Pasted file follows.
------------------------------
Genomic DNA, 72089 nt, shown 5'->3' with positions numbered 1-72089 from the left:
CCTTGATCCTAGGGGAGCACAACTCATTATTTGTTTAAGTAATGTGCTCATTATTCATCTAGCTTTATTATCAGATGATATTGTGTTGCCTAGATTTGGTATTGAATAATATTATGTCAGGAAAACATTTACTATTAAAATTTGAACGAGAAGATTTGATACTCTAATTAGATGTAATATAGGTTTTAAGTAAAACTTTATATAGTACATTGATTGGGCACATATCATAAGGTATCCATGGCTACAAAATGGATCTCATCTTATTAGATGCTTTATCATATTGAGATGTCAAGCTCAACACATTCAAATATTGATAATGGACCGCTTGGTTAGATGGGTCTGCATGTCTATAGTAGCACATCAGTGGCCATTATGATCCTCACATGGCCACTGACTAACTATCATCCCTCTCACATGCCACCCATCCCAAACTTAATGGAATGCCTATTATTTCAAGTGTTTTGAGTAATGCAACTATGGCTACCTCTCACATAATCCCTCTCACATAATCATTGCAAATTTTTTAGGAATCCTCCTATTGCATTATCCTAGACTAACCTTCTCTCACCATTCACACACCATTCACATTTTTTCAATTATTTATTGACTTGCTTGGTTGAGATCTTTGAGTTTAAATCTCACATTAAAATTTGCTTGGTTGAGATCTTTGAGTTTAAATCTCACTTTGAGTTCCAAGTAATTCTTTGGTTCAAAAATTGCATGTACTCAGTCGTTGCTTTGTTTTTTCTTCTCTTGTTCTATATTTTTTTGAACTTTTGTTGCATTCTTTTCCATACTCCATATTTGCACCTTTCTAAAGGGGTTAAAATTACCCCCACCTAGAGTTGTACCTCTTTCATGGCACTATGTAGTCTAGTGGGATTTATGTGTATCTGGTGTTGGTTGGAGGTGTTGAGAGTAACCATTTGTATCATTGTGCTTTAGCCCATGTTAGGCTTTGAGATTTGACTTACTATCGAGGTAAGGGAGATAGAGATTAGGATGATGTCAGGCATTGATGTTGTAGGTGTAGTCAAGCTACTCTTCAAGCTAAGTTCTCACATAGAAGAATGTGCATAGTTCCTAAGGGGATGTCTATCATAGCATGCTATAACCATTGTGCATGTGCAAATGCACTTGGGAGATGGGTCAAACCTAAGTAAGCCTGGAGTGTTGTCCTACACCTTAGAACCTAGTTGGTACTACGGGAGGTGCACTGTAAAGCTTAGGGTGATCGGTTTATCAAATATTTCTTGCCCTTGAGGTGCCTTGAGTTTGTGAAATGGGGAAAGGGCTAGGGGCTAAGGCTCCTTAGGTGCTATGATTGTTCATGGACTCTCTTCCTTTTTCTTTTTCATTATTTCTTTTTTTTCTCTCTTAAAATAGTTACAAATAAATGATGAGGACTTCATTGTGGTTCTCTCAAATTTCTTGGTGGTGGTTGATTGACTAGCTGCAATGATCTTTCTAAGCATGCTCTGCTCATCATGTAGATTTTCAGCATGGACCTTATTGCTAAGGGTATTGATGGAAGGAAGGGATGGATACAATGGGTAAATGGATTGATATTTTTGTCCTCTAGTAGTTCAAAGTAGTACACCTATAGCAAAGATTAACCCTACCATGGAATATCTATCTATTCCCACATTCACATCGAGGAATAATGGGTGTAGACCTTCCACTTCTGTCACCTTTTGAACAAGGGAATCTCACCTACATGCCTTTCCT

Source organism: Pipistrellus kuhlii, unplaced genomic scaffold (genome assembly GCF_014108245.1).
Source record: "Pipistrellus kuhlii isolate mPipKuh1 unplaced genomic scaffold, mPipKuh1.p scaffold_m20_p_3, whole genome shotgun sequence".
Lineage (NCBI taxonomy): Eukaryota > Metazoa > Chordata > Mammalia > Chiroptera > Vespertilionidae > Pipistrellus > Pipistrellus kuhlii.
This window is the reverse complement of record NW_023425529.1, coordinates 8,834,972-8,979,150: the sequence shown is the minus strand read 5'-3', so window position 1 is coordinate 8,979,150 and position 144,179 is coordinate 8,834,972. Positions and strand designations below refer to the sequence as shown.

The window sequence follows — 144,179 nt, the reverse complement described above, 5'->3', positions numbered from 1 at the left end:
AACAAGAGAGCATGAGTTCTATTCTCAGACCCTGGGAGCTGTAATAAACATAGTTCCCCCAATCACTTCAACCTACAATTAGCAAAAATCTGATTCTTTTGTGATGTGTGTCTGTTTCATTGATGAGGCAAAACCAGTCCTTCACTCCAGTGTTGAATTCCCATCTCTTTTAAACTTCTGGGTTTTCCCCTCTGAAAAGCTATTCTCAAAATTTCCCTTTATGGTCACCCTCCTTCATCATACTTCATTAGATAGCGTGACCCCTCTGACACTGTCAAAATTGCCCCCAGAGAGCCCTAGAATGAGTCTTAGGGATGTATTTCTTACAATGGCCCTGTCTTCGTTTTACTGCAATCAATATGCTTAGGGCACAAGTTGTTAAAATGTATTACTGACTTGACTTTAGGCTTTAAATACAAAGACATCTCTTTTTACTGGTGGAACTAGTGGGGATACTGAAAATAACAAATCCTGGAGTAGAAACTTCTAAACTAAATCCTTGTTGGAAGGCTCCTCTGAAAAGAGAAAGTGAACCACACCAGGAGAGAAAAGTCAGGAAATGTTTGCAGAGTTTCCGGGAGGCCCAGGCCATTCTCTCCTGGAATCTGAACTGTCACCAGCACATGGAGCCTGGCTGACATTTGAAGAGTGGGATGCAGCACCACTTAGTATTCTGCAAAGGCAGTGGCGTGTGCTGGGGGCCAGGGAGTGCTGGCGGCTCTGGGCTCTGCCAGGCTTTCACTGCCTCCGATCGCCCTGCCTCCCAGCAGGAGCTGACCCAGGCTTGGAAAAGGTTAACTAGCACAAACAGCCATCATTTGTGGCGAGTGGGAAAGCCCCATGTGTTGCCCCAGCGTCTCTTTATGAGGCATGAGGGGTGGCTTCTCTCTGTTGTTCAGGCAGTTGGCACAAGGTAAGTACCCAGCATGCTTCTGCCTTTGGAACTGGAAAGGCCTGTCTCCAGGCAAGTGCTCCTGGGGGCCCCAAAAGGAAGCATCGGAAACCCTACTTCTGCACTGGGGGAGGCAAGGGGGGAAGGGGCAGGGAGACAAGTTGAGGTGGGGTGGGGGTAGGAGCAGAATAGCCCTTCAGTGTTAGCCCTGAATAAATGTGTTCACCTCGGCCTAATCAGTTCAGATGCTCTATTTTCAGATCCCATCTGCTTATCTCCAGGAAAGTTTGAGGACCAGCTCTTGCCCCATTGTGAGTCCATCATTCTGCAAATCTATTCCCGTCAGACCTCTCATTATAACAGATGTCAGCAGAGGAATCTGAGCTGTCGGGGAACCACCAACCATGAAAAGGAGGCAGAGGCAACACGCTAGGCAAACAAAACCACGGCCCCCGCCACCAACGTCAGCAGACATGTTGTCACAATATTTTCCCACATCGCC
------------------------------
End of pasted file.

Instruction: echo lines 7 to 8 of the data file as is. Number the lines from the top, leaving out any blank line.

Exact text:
The window sequence follows — 144,179 nt, the reverse complement described above, 5'->3', positions numbered from 1 at the left end:
AACAAGAGAGCATGAGTTCTATTCTCAGACCCTGGGAGCTGTAATAAACATAGTTCCCCCAATCACTTCAACCTACAATTAGCAAAAATCTGATTCTTTTGTGATGTGTGTCTGTTTCATTGATGAGGCAAAACCAGTCCTTCACTCCAGTGTTGAATTCCCATCTCTTTTAAACTTCTGGGTTTTCCCCTCTGAAAAGCTATTCTCAAAATTTCCCTTTATGGTCACCCTCCTTCATCATACTTCATTAGATAGCGTGACCCCTCTGACACTGTCAAAATTGCCCCCAGAGAGCCCTAGAATGAGTCTTAGGGATGTATTTCTTACAATGGCCCTGTCTTCGTTTTACTGCAATCAATATGCTTAGGGCACAAGTTGTTAAAATGTATTACTGACTTGACTTTAGGCTTTAAATACAAAGACATCTCTTTTTACTGGTGGAACTAGTGGGGATACTGAAAATAACAAATCCTGGAGTAGAAACTTCTAAACTAAATCCTTGTTGGAAGGCTCCTCTGAAAAGAGAAAGTGAACCACACCAGGAGAGAAAAGTCAGGAAATGTTTGCAGAGTTTCCGGGAGGCCCAGGCCATTCTCTCCTGGAATCTGAACTGTCACCAGCACATGGAGCCTGGCTGACATTTGAAGAGTGGGATGCAGCACCACTTAGTATTCTGCAAAGGCAGTGGCGTGTGCTGGGGGCCAGGGAGTGCTGGCGGCTCTGGGCTCTGCCAGGCTTTCACTGCCTCCGATCGCCCTGCCTCCCAGCAGGAGCTGACCCAGGCTTGGAAAAGGTTAACTAGCACAAACAGCCATCATTTGTGGCGAGTGGGAAAGCCCCATGTGTTGCCCCAGCGTCTCTTTATGAGGCATGAGGGGTGGCTTCTCTCTGTTGTTCAGGCAGTTGGCACAAGGTAAGTACCCAGCATGCTTCTGCCTTTGGAACTGGAAAGGCCTGTCTCCAGGCAAGTGCTCCTGGGGGCCCCAAAAGGAAGCATCGGAAACCCTACTTCTGCACTGGGGGAGGCAAGGGGGGAAGGGGCAGGGAGACAAGTTGAGGTGGGGTGGGGGTAGGAGCAGAATAGCCCTTCAGTGTTAGCCCTGAATAAATGTGTTCACCTCGGCCTAATCAGTTCAGATGCTCTATTTTCAGATCCCATCTGCTTATCTCCAGGAAAGTTTGAGGACCAGCTCTTGCCCCATTGTGAGTCCATCATTCTGCAAATCTATTCCCGTCAGACCTCTCATTATAACAGATGTCAGCAGAGGAATCTGAGCTGTCGGGGAACCACCAACCATGAAAAGGAGGCAGAGGCAACACGCTAGGCAAACAAAACCACGGCCCCCGCCACCAACGTCAGCAGACATGTTGTCACAATATTTTCCCACATCGCC